To be honest, in real life and once I asked such a question was not. In the hospital, except for low weight and jaundice, my daughter had no problems and I was not offered to hand her over to the orphanage, because she would be disabled. Up to a year we had no problems at all, and then they appeared not immediately, but gradually. Outwardly, she looks like a normal child and so I happily avoided such questions. And here is in networks such question ask very often. And not just asking, and just like with collisions, such as “your own fault, you gave birth to a sick child, and are now demanding to him and greater attention”. Apparently, these Internet specialists know much more than I do, all the doctors put together.
To date, my daughter is 6 years old, in a month will be 7 and so far no doctor has been able to say with 100% certainty why something went wrong. The result of MRI is excellent, genetics are relatively normal (ideal genetics, as the doctor told me no one), physiologically it is quite healthy. In most cases, doctors talk about a number of reasons, hypoxia during childbirth, which was superimposed on genetics and that all this together was complicated by vaccination. Now I’m not looking for a reason why it happened, I care more about the future, so we work hard and are engaged.
At 11 weeks of pregnancy, screening showed a high probability of having a child with down syndrome, I was referred to geneticists. In order to exclude or confirm the results of screening, I was offered the procedure of amniocentesis, that is, a special needle under the control of ultrasound, the doctor makes a puncture and performs a puncture of the embryonic membrane. Simply put, a long needle pierced my stomach (without anesthesia) and took the genetic material of the embryo. The procedure is extremely painful and dangerous, because after it a miscarriage is possible. After that, 40 minutes I sat in the hallway, the nurse made sure that I feel good and went home. It is good that I came to the procedure with my husband, because in the Elevator I suddenly became ill and I lost consciousness. I woke up on the floor with my legs up. Nothing terrible happened, after this procedure, the pressure dropped sharply and as a result fainted. They gave me coffee and sent me home, where I was back to normal. The result was promised in 3 days.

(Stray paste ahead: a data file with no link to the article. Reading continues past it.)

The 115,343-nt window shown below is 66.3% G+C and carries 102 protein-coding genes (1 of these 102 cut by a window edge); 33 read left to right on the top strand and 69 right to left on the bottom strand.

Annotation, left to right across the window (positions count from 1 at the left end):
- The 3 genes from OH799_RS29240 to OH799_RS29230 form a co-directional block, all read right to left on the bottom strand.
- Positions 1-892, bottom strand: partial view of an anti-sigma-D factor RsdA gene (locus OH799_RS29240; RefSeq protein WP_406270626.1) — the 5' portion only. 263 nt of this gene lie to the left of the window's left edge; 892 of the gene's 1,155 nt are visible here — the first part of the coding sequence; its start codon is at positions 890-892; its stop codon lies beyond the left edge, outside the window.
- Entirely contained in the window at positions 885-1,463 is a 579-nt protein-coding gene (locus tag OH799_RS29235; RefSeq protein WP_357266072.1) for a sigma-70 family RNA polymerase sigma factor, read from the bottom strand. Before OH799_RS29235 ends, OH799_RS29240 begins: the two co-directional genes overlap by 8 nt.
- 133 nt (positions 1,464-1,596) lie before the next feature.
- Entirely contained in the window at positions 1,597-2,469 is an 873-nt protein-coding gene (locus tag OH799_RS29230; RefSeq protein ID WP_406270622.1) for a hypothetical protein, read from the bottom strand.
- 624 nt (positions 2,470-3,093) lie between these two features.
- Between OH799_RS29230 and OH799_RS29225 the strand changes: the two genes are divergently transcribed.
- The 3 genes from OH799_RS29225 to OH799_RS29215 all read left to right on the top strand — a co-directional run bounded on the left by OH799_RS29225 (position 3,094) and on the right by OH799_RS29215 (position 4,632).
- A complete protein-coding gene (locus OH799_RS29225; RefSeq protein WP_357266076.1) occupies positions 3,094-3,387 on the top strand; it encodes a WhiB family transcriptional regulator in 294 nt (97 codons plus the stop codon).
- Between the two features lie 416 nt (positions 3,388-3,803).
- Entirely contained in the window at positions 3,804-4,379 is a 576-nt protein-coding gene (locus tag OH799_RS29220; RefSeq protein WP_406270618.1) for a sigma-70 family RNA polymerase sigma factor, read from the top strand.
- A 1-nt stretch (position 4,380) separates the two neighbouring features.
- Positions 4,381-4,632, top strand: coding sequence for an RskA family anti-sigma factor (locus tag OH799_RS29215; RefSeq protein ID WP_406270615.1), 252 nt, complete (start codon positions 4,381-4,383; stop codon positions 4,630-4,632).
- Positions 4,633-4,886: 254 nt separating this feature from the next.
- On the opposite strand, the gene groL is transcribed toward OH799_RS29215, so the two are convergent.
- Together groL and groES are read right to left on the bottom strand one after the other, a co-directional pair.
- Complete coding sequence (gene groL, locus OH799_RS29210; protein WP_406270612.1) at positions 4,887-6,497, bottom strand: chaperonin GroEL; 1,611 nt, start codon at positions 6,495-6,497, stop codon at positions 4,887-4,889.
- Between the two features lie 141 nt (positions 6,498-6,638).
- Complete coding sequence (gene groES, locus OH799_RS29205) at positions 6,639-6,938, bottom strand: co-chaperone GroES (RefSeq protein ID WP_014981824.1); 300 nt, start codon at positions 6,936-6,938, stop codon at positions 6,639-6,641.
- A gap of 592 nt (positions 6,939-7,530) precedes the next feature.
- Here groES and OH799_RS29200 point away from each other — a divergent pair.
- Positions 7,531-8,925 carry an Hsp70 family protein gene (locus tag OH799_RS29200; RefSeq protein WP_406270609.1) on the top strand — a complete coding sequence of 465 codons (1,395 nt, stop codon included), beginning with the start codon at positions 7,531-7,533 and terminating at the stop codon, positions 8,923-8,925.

I will not say that all these three days I sat on pins and needles and thought only about the result. My husband and I discussed on the way to the hospital that if the result is positive, we will have an abortion. Having made this decision, I still tuned in to a negative result, I did not believe that it would be bad. I do not believe that our decision was absolutely correct and I do not urge anyone to do the same, this is solely my decision, which I made based on my life situation. As a 4th year student, I had an internship in pathopsychology at type 8 school. Our task was to diagnose the child, and then write a conclusion. I still remember the acute feeling of pity that I felt for these children, I did not know how to approach them, how to behave so as not to offend, how to find a common language. Then I thought I had made the right choice in favor of developmental psychology rather than clinical psychology. Thus, I thought that the strength to raise a child with developmental disabilities, I just do not have enough, and therefore I was ready for an abortion.
Three days later, the doctor allayed my fears, saying that the test result is negative for all genetic diseases that can be tested. Bonus I was told the sex of the baby. I came out elated and pleased. More such doubt over the whole pregnancy the doctors were not.
Now I have changed, I do not feel sorry for people with OVD, it is a very unproductive feeling. I regret that I did not unlearn on a clinical psychologist and plan to fix it. I’ve changed a lot, now I have much more strength and much less illusions. In my experience, I want to say that I did not want my child to be disabled. No parent wants that. But if it has already happened, then we must somehow live with it, we must adapt and work-work-work. And so the question “why gave birth to a sick child” always puts me in a dead end, as if I had such a goal, as if I knew in advance that everything would turn out this way and deliberately took the risk. Yes, I did not have such an insidious goal to give birth to a disabled person, to leave my beloved, well-paid job and, sitting at home, receive disability benefits.
Maybe it was a little messy. I didn’t mean to offend anyone, but this question really baffles me.